Many comments denounced the fact that, despite recent advances in China on questions linked to mental health, problematic methods of managing illness are still common in some regions, as outlined by the New York Times.

Many people have also commented on a second video of this woman. The footage shows her husband smiling and her daughter running towards her. The mother, who is not chained in this video but seems completely disoriented, stands in front of the brick shack where she has been locked up.

“This world doesn’t want me,” the woman can be heard saying. Social media users have picked up on this phrase, using it as a call for justice. 

The husband faces criticism 

Much of the criticism online has centered on the woman’s husband, referred to as “Mr. Dong.” The man formerly had an account on TikTok (known in China as Douyin) where he shared videos of his eight children, seven of whom are sons. The account has since been deactivated. 

People blame him for keeping his wife in these conditions. And considering the woman’s mental state, others have wondered openly about abuse, especially as the couple have so many children. 

“I will see if this rapist is held to account,” says a top comment on Weibo. Several videos that the husband made featuring his children have since been posted on Weibo, with many comments accusing the man of hypocrisy for promoting his family. 

A screen grab of the husband’s Douyin account (which has since been deactivated) that featured in an article  “What's on Weibo”.
A screen grab of the husband’s Douyin account (which has since been deactivated) that featured in an article “What's on Weibo”. © What's on Weibo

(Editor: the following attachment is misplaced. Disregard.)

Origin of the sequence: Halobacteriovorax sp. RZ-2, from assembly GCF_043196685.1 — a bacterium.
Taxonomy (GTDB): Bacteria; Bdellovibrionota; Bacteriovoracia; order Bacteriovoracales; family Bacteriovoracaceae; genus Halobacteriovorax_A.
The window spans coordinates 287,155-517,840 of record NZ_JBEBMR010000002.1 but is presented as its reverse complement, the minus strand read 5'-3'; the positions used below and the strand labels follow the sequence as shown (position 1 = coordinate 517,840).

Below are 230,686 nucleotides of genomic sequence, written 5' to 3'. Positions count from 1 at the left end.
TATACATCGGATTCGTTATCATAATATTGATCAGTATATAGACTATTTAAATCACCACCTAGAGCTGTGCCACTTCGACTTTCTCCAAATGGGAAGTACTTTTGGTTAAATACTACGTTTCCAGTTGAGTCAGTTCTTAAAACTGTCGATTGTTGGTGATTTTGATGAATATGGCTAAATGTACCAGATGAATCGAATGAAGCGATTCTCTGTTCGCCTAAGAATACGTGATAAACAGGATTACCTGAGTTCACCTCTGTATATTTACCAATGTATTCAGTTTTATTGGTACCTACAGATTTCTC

Authorities have announced that the husband is now the subject of an investigation and that Mrs Yang is currently being hospitalised. 

The Feng county authorities finally gave more details in a second statement published on January 30, 2022. The statement said that Mrs Yang had been begging in the street when the husband’s father first took her in back in 1998. For the time being, her birth name is unknown and DNA tests that she did back in 2020 were unable to establish her identity. 

The statement further explained that Mrs Yang’s condition deteriorated in the summer of 2021 and that her husband began to chain her up. Local psychiatrists diagnosed her with schizophrenia. 

This cartoon denouncing the husband’s hypocrisy was posted on Weibo. The image was picked up by "What's on Weibo".
This cartoon denouncing the husband’s hypocrisy was posted on Weibo. The image was picked up by "What's on Weibo". © 呀哆

Speculation has continued on social media, as the investigation continues. The silence of national media outlets has surprised many. 

“We should focus more time and attention on the problem of the treatment of women and children in our country. Don’t let the situation of these eight children be eclipsed by the Olympics,” wrote one social media user. The Winter Olympics began on February 4 in Beijing. 

“Whatever attention is given to this case online, it always amounts to reports by independent media outlets. Where are the official media outlets?” says another. The original video has been deleted and Weibo has censored several hashtags connected to the debate.